We recognize the critical need for your approval of this ballot measure. Please join us in Voting YES ON PROPOSITION R.

/s/ Kirke Comstock

/s/ Robert H. Anderson
Former Mayor

/s/ Robert V. Brown
Former Mayor

/s/ Chip McIntosh
Planning Commissioner

/s/ Michele T. Takei
Finance Committee Chair

Rebuttal to Arguments For
Enough is enough! Portola Valley voters went along with the utility tax scheme in 1985 to help the town government with a "temporary cash flow problem."

Fifteen years later, the tax is still with us, and proponents are telling us they need our taxpayer subsidy, because there are still more worthy projects needing our money.

Proponents use scare tactics, telling us that worthy projects may not be completed without continuation of this extra tax.

Make no mistake about it: The utility tax is a permanent tax unless voters act! How often do governments ever voluntarily return money to the taxpayer?

Governments at all levels are inefficient, bloated with excess personnel and duplication of tasks. Legitimate functions can be maintained without gimmick taxes.

Governments - and the city government of Portola Valley is no different - never have enough money. Politicians and bureaucrats conjure up new projects and ways to increase the size of government. To accomplish their goal they create gimmicky taxes such as the utility tax.

Fifteen years after the utility tax was voted in, the city government has grown: Big budgets, Big staffs, Big salaries, and Big employee benefits.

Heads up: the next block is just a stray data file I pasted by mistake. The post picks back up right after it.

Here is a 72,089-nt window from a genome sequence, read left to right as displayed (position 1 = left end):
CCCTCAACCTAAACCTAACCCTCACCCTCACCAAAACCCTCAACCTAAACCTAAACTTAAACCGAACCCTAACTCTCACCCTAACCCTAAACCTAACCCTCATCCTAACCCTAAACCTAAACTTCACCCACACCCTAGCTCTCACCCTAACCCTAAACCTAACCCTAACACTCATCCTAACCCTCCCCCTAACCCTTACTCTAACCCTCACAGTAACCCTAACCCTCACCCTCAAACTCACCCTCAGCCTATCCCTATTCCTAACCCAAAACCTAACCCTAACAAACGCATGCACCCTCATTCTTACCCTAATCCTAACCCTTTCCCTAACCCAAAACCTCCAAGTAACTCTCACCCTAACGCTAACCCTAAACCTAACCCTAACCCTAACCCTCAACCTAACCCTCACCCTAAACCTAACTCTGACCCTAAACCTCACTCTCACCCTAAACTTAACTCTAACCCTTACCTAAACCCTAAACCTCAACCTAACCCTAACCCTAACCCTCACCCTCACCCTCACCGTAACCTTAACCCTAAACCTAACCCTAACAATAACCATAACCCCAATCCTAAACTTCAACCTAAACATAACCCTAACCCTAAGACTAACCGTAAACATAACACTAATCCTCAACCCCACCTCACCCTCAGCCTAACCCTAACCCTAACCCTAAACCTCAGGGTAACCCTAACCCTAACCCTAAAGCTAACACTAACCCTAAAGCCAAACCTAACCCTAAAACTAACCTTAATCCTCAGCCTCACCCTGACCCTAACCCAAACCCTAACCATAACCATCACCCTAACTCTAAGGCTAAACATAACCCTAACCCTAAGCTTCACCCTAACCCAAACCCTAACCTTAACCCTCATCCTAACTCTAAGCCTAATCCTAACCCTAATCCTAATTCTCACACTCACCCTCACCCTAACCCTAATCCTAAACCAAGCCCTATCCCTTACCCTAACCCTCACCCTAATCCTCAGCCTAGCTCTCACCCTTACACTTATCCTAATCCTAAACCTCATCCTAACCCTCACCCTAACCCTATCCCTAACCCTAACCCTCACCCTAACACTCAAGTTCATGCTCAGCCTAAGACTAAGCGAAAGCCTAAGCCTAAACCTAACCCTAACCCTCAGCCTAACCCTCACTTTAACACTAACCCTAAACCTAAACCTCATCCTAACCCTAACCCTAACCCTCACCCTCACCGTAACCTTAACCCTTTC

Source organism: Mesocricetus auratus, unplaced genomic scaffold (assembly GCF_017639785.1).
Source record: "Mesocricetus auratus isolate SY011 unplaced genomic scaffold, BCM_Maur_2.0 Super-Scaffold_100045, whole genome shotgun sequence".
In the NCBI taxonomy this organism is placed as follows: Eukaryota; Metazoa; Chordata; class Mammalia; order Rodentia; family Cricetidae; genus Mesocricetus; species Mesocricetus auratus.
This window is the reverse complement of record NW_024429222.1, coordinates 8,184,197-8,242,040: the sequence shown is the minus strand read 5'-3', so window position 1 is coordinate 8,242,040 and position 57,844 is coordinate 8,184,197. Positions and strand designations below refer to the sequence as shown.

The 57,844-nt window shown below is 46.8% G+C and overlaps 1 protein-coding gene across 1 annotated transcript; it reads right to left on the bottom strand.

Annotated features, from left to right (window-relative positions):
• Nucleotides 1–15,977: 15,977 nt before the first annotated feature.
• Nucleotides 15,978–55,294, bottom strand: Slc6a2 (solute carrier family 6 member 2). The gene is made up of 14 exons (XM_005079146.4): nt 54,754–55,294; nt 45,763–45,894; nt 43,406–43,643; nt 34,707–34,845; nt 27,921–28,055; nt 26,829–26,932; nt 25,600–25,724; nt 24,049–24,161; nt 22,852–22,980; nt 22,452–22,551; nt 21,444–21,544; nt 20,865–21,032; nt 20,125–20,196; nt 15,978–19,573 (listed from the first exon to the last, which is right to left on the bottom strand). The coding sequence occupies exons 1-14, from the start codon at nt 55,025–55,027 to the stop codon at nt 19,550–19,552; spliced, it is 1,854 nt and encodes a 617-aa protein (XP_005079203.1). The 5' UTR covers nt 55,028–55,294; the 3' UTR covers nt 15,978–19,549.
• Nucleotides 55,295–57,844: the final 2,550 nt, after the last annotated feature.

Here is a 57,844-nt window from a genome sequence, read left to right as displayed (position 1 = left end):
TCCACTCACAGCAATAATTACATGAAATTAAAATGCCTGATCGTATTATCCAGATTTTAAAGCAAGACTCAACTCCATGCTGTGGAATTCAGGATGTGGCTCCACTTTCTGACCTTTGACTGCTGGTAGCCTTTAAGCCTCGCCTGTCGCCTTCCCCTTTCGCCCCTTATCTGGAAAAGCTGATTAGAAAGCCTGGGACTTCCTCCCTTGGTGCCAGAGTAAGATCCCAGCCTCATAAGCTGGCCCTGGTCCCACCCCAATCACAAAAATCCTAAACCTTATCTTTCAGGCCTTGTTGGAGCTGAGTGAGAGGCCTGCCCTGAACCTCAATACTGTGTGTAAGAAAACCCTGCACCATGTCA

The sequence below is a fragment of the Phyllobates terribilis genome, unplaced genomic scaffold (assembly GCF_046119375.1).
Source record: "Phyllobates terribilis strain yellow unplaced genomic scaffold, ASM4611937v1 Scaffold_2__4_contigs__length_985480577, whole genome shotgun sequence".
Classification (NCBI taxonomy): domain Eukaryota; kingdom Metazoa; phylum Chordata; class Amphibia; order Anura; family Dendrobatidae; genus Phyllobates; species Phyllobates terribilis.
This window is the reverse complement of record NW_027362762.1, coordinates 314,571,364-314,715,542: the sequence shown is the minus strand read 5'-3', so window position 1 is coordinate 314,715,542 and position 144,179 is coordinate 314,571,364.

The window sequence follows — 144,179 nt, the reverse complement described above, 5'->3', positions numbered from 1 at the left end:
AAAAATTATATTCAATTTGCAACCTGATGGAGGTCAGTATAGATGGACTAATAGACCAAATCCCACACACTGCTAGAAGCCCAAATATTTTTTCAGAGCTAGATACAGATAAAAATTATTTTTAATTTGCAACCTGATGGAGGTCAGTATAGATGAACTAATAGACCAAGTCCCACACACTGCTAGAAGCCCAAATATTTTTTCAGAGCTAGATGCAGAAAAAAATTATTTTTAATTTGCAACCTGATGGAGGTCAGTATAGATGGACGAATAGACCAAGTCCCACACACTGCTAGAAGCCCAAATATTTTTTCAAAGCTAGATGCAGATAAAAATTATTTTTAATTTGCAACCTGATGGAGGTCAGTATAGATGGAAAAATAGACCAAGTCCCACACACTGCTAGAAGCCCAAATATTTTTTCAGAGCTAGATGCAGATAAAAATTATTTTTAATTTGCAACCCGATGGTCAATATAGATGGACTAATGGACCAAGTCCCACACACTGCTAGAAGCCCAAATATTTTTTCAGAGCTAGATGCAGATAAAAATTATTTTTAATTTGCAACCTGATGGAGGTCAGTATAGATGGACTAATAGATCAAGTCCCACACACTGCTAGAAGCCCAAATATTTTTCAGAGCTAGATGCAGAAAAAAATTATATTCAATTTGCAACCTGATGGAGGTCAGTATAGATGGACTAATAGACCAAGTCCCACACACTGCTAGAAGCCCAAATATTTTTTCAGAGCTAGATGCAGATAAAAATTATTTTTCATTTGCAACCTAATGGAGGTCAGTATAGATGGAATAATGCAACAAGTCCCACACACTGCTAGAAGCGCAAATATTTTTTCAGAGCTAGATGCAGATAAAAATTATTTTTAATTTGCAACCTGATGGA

Evidence of the town government's growth is the expensive Town Administrator position that may become an even more expensive City Manager.

A good way to keep Portola Valley a semi-rural community in a country setting is by limiting the size of our government.

Support Limited Government. Retire the Utility Tax.

Vote NO on Measure R

/s/ Bill Henderson
Portola Valley Taxpayer

/s/ Morris Fiorina
Professor, Stanford Univ.

/s/ Margret Buckley Schmidt
Treasurer, Libertarian Party of San Mateo County

/s/ John J. Hickey
Chair, Libertarian Party of San Mateo County

/s/ Christopher VA Schmidt
Retired Computer Professional

It's really very simple.

Measure R deals with two interrelated issues:

1. Utility taxes; and,
2. The Gann Expenditure Limit

Those friends of the taxpayer, Howard Jarvis and Paul Gann, provided Constitutional safeguards for mere mortals from the insatiable appetite of tax and spend bureaucrats and politicians. These interact in ways which frustate those bureaucrats and politicians.

When revenues were low, Portola Valley politicos enacted utility taxes to help fill the coffers to the level allowed by Gann. Now that their revenues are overflowing, they seek increases in the Gann Limit so they can spend the largesse.

The moral thing to do, would be to repeal the utility taxes. And, in the future, comply with laws requiring voter approval for such taxes.

Vote NO on Measure R

/s/ William Henderson
Business Owner

/s/ Linden Hsu
Secretary, Libertarian Party of San Mateo County

/s/ John J. Hickey
Chair, Libertarian Party of San Mateo County

Rebuttal to Arguments Against
Our Town founders incorporated Portola Valley as a "low property tax" municipality depending on a small, efficient staff and a strong volunteer effort to provide needed services. Today, the Town receives just 8% of its revenues from the property tax. The Utility Users Tax (UUT) currently contributes an important 13% toward the Town's total revenues. It helps maintain a strong General Fund balance for emergencies such as the early storm damage stabilization and repair needed during the storms of 1998, and contributes toward the current level of services and public works projects.

The UUT is a voter-approved tax which expires in four years. The rate is limited to 5-1/2% and is set at that level or less by the Town Council in formal public hearings. Portola Valley residents have voted overwhelmingly to approve the UUT on four previous occasions.

/s/ Gary Nielsen
Former Mayor

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Created: December 3, 2001 02:34